Newspaper article The Evening Standard (London, England)

A Superb New Biography of Nicholas Hilliard Vividly Recounts the Life and Times of Elizabeth I's Favourite Portrait Painter

Newspaper article The Evening Standard (London, England)

A Superb New Biography of Nicholas Hilliard Vividly Recounts the Life and Times of Elizabeth I's Favourite Portrait Painter

Article excerpt

Byline: Philippa Stockley

Nicholas Hilliard: Life of an Artist by Elizabeth Goldring (Yale University Press, PS40) THE knowing glances of wealthy sitters in meticulous tiny portraits painted by Nicholas Hilliard between 1571 and about 1618 are mesmerising, leaping 400 years like a lover's dart. Set in precious mounts, these roughly 5cm tall watercolours on vellum or re-used playing cards were called "pictures in little" miniatures today.

Their like had never been seen: the clear skin, sparkling eyes enlivened with white highlights; glistening curls; translucent "jewels" of coloured resin on burnished silver; ruffs of opaque white in reticulated three-dimensional layers. And they turned a youth from Exeter trained for seven years as a goldsmith into the foremost portrait painter in England.

Born in 1547, Hilliard became Queen Elizabeth I's personal painter for 32 years. His miniatures raised the perception of painters from jobbing jacks-of-all-trades to potential courtiers, and the reputation of English portrait artists from wooden to wondrous.

Elizabeth Goldring's engrossing, thickly illustrated biography shows that it was a rags-to-riches-and-back-again story. She gives a detailed account of Hilliard's four-year sojourn in Europe, where he acquired French and a worldview, then of his London training, evoking the bustling streets where his father apprenticed him to royal goldsmith Robert Brandon, who provided plate for Robert Dudley, Earl of Leicester.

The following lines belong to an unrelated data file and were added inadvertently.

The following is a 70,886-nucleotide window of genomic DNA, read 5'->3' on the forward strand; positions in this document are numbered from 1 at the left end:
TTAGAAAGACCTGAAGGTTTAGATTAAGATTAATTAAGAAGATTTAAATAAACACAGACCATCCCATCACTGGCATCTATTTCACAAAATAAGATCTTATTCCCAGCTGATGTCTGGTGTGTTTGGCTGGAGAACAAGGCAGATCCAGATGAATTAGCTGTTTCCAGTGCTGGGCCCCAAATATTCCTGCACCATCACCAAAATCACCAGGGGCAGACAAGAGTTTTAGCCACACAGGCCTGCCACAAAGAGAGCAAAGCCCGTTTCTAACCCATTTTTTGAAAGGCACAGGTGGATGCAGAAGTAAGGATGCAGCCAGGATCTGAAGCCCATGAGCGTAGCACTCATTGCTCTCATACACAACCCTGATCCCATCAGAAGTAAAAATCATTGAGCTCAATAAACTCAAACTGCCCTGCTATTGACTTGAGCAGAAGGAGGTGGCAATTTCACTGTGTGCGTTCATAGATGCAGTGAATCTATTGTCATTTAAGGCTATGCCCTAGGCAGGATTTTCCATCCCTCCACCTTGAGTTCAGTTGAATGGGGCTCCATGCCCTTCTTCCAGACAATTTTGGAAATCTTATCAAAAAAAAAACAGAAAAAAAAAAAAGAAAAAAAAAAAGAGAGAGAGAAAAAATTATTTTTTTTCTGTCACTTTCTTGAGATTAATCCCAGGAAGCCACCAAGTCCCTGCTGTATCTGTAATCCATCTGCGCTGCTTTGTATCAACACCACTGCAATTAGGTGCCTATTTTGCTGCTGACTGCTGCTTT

The apprentice Hilliard darted between richly appointed houses, the Jewel House and the Mint. Goldring explains that goldsmiths acted as bankers, and the ambitious lad must have soaked it all up. She argues that in 1571 the Earl of Leicester probably showed Hilliard's little portrait of himself, destined for Catherine de' Medici, to Elizabeth I. Hilliard soon became Elizabeth's court "limner" (a decorative painter a term previously used for manuscript illuminators), with a PS40 stipend, plus PS3 per miniature. He and his later Gutter Lane workshop also produced large oil paintings and designed royal seals, medals and coins. King James I granted him the same terms.

Despite exhaustive research the author cannot definitively explain how, in 1571, just two years after his apprenticeship ended, Hilliard was skilled enough to paint a (now lost) miniature of Elizabeth, which Leicester sent to France and which essentially began his astounding career. …

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